The idea that the President's allies in Congress would enact legislation which expressly shields government officials, including the President, from criminal liability for past lawbreaking is so reprehensible that it is difficult to describe. To my knowledge, none of the other proposed bills -- including those from the most loyal Bush followers in the Senate -- contained this protective provision. And without knowing anywhere near as much as I would need to know in order to form a definitive opinion, the legality of this provision seems questionable at best. It's really the equivalent of a pardon, a power which the Constitutional preserves for the President. Can Congress act as a court and simply exonerate citizens from criminal conduct?

The sole provision of this rancid bill which seems to have any value or purpose is this one: one which "would consolidate the 29 cases that have been filed in various federal district courts challenging the legality of the NSA program and give jurisdiction over them to the Foreign Intelligence Surveillance Court of Review, which was established by FISA. Any decision of that court would be subject to Supreme Court review and otherwise would be binding on all other courts." While a judicial ruling on the legality of the administration's conduct would be nice and all, it is a somewhat empty gesture if those who broke the law are first immunized from liability for their misconduct.

What makes this proposed amnesty so particularly indefensible is that Specter himself has spent the last two months loudly complaining about the fact that he -- along with the rest of the country -- has been denied any information about how this illegal, secret eavesdropping has been conducted. Has that power been abused? Has it been exercised for political, rather than national security, reasons? Before one even considers shielding those responsible for this lawbreaking from liability, wouldn't one have to at least know the answer to those questions?

Excess attention on Specter's role in all of this should be avoided. As easy -- and as justifiable -- as it is to express contempt for Specter's inevitable, craven submission to the dictates of the Bush administration, it is also indisputably true that no Senator other than Russ Feingold has done more than Specter to keep the issues of the president's lawbreaking in the news and to prevent a quick sweeping under the rug by the administration of this scandal. Specter's constant complaints have at least kept reporters talking about these issues. If one wants to really attack Specter, one should first answer this question -- where are all the great, heroic Senate Democrats who are standing up to the administration on these issues in a way that Specter isn't? They don't exist. While Specter does nothing more than make some noise, at least he has been doing that.

And while Specter always falls obediently into line with the administration in the end, most Senators, of both parties, begin from that position, particularly with regard to matters of national security and executive power. Specter is the most vivid illustration of Congressional debasement, but he is hardly the only example. Anyone with doubts about that should go and review how the Democrats reacted to Sen. Feingold's introduction of an extremely mild resolution to simply censure the President for breaking the law.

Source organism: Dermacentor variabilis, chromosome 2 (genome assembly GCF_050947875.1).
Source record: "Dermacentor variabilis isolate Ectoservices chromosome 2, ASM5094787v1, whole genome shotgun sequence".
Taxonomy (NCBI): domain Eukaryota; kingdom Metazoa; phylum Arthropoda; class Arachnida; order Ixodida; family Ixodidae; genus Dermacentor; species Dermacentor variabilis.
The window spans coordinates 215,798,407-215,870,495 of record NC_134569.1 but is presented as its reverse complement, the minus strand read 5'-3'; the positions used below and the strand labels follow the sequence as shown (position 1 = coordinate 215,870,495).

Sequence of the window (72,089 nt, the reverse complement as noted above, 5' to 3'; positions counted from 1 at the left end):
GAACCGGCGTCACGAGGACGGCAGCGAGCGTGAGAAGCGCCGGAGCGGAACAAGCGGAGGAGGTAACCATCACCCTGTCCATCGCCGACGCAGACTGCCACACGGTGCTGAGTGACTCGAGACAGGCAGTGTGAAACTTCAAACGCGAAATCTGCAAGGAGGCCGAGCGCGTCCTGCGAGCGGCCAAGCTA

Specter receives substantial criticism because of the flamboyant way in which he engages in what can only be described as sado-masochistic rituals with the administration. He pretends to exercise independence only to get beaten into extreme submission, and then returns eagerly for more. It is as unpleasant to watch as it is damaging to our country. But Specter's unique psychological dramas should not obscure the fact that it is the entire Congress which has failed in its responsibilities to take a stand against this President's lawbreaking and abuses, and there is plenty of blame to go around in both parties. The reason the President has been allowed to exert precisely the type of unrestrained power which the Founders sought, first and foremost, to avoid, is because the Congress has allowed him to.

The Post article suggests that the Specter bill is likely to attract the support of the President's loyalists in the Senate such as John Kyl, as well as the administration itself. Will any Democrats other than Russ Feingold object to the effort by the Senate to shield the President and his administration from liability for past lawbreaking? Will the media discuss in any meaningful way the rather extraordinary development of the Senate literally placing the President above the law by declaring that he cannot be punished for his patently illegal acts against Americans? We are at the point we're at because the Congress and the media have been so eager to allow the President free reign to do what he wants. This new Specter bill drags the country to a still new level of lawlessness. We will soon see if there are any limits to the willingness of Congress and the media to tolerate and endorse transparent attacks on our system of government.